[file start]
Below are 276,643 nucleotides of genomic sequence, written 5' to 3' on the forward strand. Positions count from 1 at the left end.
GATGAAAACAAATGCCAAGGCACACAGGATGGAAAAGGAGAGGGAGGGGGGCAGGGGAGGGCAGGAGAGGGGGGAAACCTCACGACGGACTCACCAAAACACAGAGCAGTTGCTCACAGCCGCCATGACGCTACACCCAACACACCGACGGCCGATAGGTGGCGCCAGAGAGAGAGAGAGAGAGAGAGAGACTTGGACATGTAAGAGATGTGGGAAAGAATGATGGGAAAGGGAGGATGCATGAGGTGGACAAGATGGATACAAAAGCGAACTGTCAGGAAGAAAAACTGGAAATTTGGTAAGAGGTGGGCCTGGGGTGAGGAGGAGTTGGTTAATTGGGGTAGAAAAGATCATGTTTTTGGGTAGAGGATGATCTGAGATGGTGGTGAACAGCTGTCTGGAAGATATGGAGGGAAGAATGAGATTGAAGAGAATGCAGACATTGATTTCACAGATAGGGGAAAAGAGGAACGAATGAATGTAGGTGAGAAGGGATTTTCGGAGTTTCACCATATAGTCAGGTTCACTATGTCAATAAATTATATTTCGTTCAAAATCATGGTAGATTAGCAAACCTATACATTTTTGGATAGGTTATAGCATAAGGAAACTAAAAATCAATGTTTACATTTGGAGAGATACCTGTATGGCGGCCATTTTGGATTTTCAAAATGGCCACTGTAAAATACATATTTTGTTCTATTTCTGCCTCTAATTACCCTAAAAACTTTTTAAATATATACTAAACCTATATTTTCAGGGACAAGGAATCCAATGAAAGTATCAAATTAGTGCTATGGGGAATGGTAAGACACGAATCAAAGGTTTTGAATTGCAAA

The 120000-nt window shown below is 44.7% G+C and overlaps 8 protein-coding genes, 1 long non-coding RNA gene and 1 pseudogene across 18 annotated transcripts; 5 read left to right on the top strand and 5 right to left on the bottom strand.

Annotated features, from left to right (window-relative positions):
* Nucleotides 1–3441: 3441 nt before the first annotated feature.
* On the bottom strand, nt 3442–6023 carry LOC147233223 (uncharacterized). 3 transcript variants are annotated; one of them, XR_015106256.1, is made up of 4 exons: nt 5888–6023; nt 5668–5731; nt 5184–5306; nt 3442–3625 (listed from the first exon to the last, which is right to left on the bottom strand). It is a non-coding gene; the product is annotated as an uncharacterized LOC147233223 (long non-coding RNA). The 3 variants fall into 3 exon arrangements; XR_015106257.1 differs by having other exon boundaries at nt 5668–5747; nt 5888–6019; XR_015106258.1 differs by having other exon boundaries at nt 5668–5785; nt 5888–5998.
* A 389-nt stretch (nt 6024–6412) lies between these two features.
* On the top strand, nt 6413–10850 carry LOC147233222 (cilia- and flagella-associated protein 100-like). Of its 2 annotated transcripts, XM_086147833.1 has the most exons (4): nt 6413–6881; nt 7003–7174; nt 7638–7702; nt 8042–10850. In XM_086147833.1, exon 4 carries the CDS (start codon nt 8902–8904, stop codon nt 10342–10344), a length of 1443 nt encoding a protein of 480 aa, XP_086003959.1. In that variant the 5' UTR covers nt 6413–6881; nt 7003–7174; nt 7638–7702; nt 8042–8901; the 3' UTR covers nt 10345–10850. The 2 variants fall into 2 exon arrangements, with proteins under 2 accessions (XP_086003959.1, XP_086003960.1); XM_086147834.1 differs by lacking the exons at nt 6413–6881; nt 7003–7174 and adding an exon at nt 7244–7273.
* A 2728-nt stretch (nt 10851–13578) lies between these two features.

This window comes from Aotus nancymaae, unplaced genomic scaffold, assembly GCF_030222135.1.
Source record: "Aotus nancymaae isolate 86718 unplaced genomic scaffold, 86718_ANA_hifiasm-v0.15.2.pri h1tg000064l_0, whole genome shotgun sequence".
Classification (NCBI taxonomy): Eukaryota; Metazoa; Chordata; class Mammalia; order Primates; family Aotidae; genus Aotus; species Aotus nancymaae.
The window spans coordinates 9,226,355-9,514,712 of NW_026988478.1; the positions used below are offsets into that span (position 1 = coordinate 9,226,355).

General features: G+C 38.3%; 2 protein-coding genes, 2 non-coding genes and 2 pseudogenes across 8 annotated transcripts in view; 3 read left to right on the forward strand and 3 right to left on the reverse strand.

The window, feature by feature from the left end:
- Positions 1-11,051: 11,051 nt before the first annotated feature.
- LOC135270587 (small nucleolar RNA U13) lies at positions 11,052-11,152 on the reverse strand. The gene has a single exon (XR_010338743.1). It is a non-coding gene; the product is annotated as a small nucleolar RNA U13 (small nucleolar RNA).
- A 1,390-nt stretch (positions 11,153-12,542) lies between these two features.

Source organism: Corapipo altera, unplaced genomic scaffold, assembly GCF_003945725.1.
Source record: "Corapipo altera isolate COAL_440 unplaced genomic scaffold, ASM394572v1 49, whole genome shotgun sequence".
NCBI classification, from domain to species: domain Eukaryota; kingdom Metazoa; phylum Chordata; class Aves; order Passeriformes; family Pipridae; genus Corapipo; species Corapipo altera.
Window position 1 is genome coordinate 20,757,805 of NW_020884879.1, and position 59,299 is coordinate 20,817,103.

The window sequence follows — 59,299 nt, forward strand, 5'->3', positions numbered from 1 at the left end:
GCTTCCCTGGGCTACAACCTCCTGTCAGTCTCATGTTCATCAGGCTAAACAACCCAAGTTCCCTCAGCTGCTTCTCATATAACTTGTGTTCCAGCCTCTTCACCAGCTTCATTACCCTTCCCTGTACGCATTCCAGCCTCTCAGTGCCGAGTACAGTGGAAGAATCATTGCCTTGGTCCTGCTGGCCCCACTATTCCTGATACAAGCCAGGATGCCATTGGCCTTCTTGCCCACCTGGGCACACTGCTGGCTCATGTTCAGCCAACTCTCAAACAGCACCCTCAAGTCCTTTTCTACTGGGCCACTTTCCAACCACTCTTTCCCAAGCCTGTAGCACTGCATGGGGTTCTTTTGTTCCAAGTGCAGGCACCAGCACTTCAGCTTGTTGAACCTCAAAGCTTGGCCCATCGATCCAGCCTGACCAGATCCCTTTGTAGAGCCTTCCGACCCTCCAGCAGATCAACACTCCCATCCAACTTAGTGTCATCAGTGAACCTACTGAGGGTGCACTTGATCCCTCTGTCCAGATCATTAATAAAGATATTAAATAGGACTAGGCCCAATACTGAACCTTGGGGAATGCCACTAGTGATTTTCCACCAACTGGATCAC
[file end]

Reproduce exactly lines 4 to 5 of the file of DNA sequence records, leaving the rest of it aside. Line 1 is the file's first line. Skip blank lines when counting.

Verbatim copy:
Annotated features, from left to right (window-relative positions):
* Nucleotides 1–3441: 3441 nt before the first annotated feature.